Chiho Environmental Group Ltd., one of the world’s biggest metal recyclers, says rampant demand for scrap material is set to strengthen as the global rush to fight climate change becomes more urgent.
The Hong Kong-listed company sees a flurry of net-zero targets from governments and corporates accelerating the demand for scrap, as supply chains scramble to source cleaner materials. This comes as the industrial rebound from the pandemic boosts metal prices from copper to lithium.
"We have gone through two world wars, two major economic shocks. Now we have a pandemic and we see one of the most significant demand boosts ever for recycling metals,” Chief Executive Officer Rafael Suchan said in an interview.
Chiho in 2016 acquired Germany’s Scholz Holding GmbH, which traces its origins back to 1872.
Chiho expects steel scrap volumes and recycling rates for aluminum to roughly double in the next five-to-10 years in China. The country has been snapping up more steel scrap after restrictions were relaxed at the start of the year, while the nation’s top copper smelters last month recommended a limit on new capacity and the use of more scrap to help meet the country’s climate goals.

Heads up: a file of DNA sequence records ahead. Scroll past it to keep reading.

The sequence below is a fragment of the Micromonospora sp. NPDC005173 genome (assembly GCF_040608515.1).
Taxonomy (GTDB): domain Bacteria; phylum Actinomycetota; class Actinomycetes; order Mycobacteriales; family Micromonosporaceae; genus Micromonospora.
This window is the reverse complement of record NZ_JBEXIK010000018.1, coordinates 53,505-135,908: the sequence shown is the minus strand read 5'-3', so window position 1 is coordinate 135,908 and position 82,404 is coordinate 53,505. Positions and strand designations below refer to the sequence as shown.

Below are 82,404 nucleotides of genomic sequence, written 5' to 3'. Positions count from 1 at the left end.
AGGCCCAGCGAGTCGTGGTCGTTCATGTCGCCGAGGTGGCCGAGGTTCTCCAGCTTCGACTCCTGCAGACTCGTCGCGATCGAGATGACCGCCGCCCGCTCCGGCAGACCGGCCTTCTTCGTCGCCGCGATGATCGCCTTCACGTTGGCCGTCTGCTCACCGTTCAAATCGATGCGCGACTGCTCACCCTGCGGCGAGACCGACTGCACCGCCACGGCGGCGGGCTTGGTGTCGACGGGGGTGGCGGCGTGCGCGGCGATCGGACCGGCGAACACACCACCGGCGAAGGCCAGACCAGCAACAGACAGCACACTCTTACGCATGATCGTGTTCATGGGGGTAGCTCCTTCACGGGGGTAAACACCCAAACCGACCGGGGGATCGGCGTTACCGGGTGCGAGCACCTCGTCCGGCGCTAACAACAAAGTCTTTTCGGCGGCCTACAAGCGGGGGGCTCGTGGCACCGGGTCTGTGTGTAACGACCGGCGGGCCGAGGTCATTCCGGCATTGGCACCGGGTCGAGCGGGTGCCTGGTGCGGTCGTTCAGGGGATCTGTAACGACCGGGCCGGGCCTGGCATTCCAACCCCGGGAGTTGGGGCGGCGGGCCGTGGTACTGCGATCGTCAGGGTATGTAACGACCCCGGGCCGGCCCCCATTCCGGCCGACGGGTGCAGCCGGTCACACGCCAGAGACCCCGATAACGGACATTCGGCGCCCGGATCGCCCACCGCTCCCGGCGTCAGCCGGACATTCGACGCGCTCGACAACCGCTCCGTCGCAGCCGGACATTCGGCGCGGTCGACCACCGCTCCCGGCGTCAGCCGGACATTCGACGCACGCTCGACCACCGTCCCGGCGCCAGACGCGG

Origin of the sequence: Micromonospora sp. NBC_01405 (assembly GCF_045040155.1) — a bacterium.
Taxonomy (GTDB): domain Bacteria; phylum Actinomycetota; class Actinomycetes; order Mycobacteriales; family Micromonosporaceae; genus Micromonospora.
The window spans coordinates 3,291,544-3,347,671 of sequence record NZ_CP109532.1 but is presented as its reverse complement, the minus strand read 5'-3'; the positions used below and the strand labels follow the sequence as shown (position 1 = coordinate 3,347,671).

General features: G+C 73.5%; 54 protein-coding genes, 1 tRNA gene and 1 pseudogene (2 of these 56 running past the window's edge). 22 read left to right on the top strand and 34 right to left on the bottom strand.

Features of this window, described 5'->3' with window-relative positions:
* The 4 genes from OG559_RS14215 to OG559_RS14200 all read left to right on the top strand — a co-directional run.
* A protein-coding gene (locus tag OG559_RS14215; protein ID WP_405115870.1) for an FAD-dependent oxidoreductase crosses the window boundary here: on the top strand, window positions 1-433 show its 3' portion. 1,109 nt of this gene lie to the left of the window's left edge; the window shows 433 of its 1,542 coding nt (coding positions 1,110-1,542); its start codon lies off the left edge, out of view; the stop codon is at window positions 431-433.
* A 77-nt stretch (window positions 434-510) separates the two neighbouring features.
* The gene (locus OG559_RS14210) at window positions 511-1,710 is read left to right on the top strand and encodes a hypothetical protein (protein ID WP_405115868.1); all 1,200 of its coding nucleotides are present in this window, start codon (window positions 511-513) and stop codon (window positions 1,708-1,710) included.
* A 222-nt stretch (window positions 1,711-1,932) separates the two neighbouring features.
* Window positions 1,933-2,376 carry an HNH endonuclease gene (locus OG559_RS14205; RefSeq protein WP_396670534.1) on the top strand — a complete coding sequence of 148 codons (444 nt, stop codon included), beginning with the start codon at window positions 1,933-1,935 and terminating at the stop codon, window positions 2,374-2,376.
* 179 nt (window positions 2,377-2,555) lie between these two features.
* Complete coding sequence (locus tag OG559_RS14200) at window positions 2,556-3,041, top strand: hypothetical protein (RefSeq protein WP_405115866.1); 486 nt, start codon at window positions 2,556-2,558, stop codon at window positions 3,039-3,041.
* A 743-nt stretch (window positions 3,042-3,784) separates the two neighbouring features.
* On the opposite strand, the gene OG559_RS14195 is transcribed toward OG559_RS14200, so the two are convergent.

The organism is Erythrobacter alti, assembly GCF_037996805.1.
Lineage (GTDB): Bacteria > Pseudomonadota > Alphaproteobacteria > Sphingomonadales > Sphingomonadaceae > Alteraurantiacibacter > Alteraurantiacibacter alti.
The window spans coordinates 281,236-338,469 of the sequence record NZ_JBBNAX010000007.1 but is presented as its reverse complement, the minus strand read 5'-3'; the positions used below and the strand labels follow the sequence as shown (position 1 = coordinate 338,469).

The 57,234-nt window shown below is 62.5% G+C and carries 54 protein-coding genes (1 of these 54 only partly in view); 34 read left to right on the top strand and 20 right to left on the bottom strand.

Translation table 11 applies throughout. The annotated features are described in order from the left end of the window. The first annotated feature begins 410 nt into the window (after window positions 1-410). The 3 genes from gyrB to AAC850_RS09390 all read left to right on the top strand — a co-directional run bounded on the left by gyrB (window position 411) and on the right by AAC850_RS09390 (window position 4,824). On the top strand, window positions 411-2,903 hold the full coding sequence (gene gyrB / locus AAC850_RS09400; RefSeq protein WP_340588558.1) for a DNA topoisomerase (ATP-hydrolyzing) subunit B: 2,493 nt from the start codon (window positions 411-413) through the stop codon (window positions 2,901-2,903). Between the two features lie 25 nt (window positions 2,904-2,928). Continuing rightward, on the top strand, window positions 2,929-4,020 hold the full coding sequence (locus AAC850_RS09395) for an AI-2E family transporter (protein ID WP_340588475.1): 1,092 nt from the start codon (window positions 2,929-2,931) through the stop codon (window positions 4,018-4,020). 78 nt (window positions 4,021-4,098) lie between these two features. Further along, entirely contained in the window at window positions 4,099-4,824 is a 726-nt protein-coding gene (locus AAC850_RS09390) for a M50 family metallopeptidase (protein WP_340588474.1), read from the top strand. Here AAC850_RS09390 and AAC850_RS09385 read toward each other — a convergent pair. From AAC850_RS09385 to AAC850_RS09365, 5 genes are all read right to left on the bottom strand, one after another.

The nation will be the biggest scrap recycling market, as well as the largest consumer and the driver of commodities, Suchan said. He expects relatively stronger recycling demand for non-ferrous metals rather than ferrous materials in the current commodity cycle.
Steel demand will grow moderately, while China is set to export much lower volumes, he said, given the environmentally-driven hike in taxes effective from this month.
Demand for copper and aluminum will rise significantly to meet the electric vehicle market, as new infrastructure that requires more nonferrous materials was needed, according to Chiho.
Chiho is also looking to improve its EV battery recovery rate to 90% or beyond from its current 60-70% level, adding that it’s in discussions with battery and automotive groups, as well as metals producers to develop partnerships regarding the supply of recycled raw materials.
Meanwhile, the recycler has been approached by plastics and rubber producers, who are "feeling the pressure” to become more circular, according to Suchan. "The circular economy, is becoming, I wouldn’t say a buzzword, but it’s in everybody’s mouth.” – Bloomberg